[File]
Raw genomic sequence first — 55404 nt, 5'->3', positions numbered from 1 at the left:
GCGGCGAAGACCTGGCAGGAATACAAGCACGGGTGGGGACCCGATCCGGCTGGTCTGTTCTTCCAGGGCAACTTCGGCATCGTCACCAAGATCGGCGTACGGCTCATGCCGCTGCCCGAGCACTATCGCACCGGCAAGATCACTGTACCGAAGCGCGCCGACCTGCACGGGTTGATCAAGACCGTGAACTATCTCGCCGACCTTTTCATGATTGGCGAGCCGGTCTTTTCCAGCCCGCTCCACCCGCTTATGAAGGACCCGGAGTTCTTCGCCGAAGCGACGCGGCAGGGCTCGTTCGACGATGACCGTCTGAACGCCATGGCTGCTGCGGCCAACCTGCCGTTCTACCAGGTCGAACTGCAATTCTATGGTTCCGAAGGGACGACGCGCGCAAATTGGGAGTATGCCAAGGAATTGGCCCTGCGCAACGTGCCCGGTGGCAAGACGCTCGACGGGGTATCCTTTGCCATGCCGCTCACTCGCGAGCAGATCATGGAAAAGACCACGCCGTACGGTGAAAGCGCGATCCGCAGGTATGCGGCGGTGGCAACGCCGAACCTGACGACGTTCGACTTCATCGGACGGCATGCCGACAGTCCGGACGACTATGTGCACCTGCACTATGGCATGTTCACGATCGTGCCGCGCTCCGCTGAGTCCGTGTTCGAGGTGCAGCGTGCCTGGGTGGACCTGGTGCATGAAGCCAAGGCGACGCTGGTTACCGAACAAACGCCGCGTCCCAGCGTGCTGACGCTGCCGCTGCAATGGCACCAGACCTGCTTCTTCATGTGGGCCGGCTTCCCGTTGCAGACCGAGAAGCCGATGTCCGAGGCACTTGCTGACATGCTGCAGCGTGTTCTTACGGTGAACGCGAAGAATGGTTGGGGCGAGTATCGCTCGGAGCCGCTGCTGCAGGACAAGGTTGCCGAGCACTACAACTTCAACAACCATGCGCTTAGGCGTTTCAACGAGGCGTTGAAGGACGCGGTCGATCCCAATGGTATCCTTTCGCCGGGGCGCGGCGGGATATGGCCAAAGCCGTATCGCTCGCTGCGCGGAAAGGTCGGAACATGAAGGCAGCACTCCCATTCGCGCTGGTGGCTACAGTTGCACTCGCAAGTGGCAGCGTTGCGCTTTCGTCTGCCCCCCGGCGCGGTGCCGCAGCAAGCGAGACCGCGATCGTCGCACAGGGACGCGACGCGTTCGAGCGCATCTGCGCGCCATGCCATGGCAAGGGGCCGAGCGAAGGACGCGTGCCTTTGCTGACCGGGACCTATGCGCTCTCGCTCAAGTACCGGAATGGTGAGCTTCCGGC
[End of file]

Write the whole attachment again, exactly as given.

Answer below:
Raw genomic sequence first — 55404 nt, 5'->3', positions numbered from 1 at the left:
GCGGCGAAGACCTGGCAGGAATACAAGCACGGGTGGGGACCCGATCCGGCTGGTCTGTTCTTCCAGGGCAACTTCGGCATCGTCACCAAGATCGGCGTACGGCTCATGCCGCTGCCCGAGCACTATCGCACCGGCAAGATCACTGTACCGAAGCGCGCCGACCTGCACGGGTTGATCAAGACCGTGAACTATCTCGCCGACCTTTTCATGATTGGCGAGCCGGTCTTTTCCAGCCCGCTCCACCCGCTTATGAAGGACCCGGAGTTCTTCGCCGAAGCGACGCGGCAGGGCTCGTTCGACGATGACCGTCTGAACGCCATGGCTGCTGCGGCCAACCTGCCGTTCTACCAGGTCGAACTGCAATTCTATGGTTCCGAAGGGACGACGCGCGCAAATTGGGAGTATGCCAAGGAATTGGCCCTGCGCAACGTGCCCGGTGGCAAGACGCTCGACGGGGTATCCTTTGCCATGCCGCTCACTCGCGAGCAGATCATGGAAAAGACCACGCCGTACGGTGAAAGCGCGATCCGCAGGTATGCGGCGGTGGCAACGCCGAACCTGACGACGTTCGACTTCATCGGACGGCATGCCGACAGTCCGGACGACTATGTGCACCTGCACTATGGCATGTTCACGATCGTGCCGCGCTCCGCTGAGTCCGTGTTCGAGGTGCAGCGTGCCTGGGTGGACCTGGTGCATGAAGCCAAGGCGACGCTGGTTACCGAACAAACGCCGCGTCCCAGCGTGCTGACGCTGCCGCTGCAATGGCACCAGACCTGCTTCTTCATGTGGGCCGGCTTCCCGTTGCAGACCGAGAAGCCGATGTCCGAGGCACTTGCTGACATGCTGCAGCGTGTTCTTACGGTGAACGCGAAGAATGGTTGGGGCGAGTATCGCTCGGAGCCGCTGCTGCAGGACAAGGTTGCCGAGCACTACAACTTCAACAACCATGCGCTTAGGCGTTTCAACGAGGCGTTGAAGGACGCGGTCGATCCCAATGGTATCCTTTCGCCGGGGCGCGGCGGGATATGGCCAAAGCCGTATCGCTCGCTGCGCGGAAAGGTCGGAACATGAAGGCAGCACTCCCATTCGCGCTGGTGGCTACAGTTGCACTCGCAAGTGGCAGCGTTGCGCTTTCGTCTGCCCCCCGGCGCGGTGCCGCAGCAAGCGAGACCGCGATCGTCGCACAGGGACGCGACGCGTTCGAGCGCATCTGCGCGCCATGCCATGGCAAGGGGCCGAGCGAAGGACGCGTGCCTTTGCTGACCGGGACCTATGCGCTCTCGCTCAAGTACCGGAATGGTGAGCTTCCGGC